3. How do we increase awareness of the climactic impact of digital technology in a way succeptable to politicisation? Kira had a fascinating comparison to past environmental campaigns and some of the tactics may certainly be applicable here. But there’s an underling problem of public understanding of digital infrastructure, something which might be declining as this infrastructure is platformised because it is becoming vastly more opaque. She convincingly argued that there are many steps one must go through before being able to have a dialogue about the politics of this.
    4. The cultural barriers to recognising this are deeply entrenched, after decades of thought and talk about digitality in terms of distance, disintermediation and immateriality. Despite being immersed in these debates, I only really ‘got’ the environmental materiality of the digital during Kira’s talk: the climate cost is not a manifestation or consequence of digital activity, as I would have previously put it, it’s actually constitutive of it.
    5. To what extent are there competing narratives at work here? The great disruptive project being led by Facebook, Amazon, Uber et al and the expected rise of the robots (and mass automation) surely constitutes a meta narrative which has little place for climate considerations. Can we fuse the two into a climactic narrative of digital disruption and what we must do to reverse it?
  • Mark 8:09 am on May 27, 2019 Permalink | Reply

    Are you interested in the future of digital sociology? 

    Myself and Huw Davies are organising this networking event for the BSA Digital Sociology group, taking place in London on July 17th. If you’re interested in meeting other digital sociologists, talking about common issues, finding collaborators for projects and defining the future of the subdiscipline then please consider coming along. There are full sign up details here.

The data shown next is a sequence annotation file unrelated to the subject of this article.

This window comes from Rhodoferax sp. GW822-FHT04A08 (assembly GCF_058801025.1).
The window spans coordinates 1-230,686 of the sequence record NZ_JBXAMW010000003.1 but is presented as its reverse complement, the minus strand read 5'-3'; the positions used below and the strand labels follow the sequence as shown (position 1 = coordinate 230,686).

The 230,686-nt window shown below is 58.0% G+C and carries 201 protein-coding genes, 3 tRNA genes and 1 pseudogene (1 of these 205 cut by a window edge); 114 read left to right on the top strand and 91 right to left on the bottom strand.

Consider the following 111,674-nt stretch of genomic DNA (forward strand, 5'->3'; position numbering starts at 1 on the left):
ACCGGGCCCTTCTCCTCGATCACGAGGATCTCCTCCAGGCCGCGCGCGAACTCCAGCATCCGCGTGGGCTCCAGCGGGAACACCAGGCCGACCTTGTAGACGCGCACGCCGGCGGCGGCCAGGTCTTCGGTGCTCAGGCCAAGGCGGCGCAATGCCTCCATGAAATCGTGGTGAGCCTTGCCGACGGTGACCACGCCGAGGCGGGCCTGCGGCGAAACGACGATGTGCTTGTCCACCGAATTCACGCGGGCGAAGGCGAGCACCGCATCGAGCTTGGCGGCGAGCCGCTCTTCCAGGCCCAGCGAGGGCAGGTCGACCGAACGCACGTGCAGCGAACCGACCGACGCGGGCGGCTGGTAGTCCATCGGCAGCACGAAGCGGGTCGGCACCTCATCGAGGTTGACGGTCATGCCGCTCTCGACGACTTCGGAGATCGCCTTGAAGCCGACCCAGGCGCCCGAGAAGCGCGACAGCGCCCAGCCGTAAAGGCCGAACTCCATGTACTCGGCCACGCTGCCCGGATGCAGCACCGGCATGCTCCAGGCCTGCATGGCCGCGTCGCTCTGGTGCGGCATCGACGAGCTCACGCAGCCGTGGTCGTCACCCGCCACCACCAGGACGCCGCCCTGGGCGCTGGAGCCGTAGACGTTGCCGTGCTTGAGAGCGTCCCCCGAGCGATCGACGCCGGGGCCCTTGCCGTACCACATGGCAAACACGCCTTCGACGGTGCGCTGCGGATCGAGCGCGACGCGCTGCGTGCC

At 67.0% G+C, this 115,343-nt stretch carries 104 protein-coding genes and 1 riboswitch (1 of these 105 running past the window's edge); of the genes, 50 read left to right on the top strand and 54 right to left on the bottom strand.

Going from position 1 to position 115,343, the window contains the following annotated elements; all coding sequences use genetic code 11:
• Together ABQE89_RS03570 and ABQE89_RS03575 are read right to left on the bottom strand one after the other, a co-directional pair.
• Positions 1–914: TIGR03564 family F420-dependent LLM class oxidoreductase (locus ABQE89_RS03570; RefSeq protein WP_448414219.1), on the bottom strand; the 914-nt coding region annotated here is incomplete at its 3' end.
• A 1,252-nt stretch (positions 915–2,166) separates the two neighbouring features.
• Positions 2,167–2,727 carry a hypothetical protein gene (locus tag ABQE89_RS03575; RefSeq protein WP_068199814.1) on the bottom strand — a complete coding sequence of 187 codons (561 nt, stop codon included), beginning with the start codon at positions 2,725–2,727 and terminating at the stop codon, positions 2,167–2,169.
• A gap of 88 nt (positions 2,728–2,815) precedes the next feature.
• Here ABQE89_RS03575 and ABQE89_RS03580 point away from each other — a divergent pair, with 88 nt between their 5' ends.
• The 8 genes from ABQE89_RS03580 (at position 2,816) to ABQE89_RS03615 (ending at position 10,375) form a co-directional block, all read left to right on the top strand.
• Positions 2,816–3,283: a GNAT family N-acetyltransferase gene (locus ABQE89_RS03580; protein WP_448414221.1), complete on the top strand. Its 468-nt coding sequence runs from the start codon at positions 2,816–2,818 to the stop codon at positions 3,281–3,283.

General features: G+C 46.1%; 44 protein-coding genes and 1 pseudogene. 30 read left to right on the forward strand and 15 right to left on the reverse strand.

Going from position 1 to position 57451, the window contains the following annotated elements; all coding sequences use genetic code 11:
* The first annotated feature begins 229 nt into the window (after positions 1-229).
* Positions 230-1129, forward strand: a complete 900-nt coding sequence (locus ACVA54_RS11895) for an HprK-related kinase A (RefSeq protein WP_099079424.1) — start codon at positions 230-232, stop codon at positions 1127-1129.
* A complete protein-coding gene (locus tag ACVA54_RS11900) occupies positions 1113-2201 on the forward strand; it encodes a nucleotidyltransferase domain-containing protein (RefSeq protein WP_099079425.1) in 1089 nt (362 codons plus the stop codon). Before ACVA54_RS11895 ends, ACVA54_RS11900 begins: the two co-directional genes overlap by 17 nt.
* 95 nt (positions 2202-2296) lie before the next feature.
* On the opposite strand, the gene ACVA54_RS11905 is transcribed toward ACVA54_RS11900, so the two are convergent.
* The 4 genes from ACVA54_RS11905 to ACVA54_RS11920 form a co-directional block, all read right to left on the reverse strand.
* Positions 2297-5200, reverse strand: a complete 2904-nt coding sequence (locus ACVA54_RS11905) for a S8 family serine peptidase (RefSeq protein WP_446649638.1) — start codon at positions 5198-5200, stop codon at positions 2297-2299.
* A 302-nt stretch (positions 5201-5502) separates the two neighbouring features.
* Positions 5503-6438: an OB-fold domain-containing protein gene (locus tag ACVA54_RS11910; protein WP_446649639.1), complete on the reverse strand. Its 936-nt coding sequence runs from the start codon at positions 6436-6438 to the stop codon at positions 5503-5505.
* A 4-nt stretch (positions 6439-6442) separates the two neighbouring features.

The Digital Sociology Study Group is seeking to invigorate digital sociology through a networking event which will facilitate communication and collaboration. We invite all self-identifying digital sociologists to give a 10 minute talk introducing yourself, your work and/or your ideas for collaborative projects. These will be followed by organised group discussions with the intention of identifying concrete collaborations and developing an agenda for how the study group can support them.

  • Mark 8:28 am on May 25, 2019 Permalink | Reply
    Tags: alt liberals, , intellectual responsibility   

    To what extent are intellectuals responsible for how their ideas are taken up? 

    To what extent are intellectuals responsible for how their ideas are taken up?There a great example of this on pg 126 of Winners Take All. Stephen Pinker’s entirely legitimate study of declining human violence is taken up as theodicy for contemporary capitalism, explaining away the appearance of injustice as a failure to take a sufficiently long term view. A former TED editor describes this as ‘Pinkering’: “using the long-run direction of human history to minimize, to delegitimize the concerns of those without power”.